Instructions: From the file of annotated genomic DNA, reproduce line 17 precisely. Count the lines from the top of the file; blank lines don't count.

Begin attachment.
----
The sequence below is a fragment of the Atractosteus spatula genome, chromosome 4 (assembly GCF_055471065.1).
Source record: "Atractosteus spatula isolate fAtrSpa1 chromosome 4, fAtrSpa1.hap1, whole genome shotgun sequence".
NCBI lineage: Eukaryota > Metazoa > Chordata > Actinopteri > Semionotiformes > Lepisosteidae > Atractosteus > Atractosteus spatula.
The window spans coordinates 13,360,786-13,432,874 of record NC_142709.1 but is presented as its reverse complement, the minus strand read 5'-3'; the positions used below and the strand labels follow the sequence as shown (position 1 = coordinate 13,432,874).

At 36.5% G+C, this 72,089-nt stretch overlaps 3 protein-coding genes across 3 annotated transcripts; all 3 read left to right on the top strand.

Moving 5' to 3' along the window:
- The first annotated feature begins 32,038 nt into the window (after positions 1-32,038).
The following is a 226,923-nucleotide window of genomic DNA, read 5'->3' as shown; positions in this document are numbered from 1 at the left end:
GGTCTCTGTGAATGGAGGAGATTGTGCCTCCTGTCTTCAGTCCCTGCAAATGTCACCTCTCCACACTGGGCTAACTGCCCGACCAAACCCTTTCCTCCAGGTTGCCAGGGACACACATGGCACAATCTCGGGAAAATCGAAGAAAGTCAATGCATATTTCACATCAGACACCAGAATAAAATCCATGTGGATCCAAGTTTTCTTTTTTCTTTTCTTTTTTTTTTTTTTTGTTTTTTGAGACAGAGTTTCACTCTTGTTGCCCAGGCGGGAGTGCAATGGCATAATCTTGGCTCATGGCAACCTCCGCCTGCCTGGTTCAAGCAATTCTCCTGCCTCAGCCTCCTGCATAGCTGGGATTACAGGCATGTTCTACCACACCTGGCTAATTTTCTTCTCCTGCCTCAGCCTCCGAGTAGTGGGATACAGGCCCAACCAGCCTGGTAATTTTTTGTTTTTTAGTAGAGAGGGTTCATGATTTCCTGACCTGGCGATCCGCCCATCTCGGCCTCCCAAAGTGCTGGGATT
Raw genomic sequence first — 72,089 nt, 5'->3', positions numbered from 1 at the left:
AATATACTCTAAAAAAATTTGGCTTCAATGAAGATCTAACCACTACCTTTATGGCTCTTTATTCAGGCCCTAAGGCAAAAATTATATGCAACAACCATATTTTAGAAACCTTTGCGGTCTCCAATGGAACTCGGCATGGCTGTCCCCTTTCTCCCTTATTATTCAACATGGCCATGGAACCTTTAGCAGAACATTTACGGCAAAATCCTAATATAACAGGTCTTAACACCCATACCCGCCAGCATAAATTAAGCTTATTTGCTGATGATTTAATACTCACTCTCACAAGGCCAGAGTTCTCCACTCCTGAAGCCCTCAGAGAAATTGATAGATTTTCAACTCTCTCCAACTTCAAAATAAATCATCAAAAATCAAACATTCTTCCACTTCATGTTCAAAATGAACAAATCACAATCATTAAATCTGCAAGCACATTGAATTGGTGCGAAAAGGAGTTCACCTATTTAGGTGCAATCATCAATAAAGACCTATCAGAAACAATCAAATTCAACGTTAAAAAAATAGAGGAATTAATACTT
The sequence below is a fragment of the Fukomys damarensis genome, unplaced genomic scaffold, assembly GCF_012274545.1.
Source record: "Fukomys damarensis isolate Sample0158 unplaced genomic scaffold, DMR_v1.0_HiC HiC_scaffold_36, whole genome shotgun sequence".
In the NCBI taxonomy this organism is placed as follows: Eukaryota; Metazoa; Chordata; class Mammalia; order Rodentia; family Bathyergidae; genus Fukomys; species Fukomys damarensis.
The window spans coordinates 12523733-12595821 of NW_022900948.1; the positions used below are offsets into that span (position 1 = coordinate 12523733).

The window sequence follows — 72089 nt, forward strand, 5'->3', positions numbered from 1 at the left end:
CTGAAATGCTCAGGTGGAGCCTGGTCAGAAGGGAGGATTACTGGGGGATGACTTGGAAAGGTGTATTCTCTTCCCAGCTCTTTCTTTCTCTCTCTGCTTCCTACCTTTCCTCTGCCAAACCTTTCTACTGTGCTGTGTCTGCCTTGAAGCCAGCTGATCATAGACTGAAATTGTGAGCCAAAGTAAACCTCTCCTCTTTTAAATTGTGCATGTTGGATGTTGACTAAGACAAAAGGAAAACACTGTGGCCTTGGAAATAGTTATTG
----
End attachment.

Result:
CTGAAATGCTCAGGTGGAGCCTGGTCAGAAGGGAGGATTACTGGGGGATGACTTGGAAAGGTGTATTCTCTTCCCAGCTCTTTCTTTCTCTCTCTGCTTCCTACCTTTCCTCTGCCAAACCTTTCTACTGTGCTGTGTCTGCCTTGAAGCCAGCTGATCATAGACTGAAATTGTGAGCCAAAGTAAACCTCTCCTCTTTTAAATTGTGCATGTTGGATGTTGACTAAGACAAAAGGAAAACACTGTGGCCTTGGAAATAGTTATTG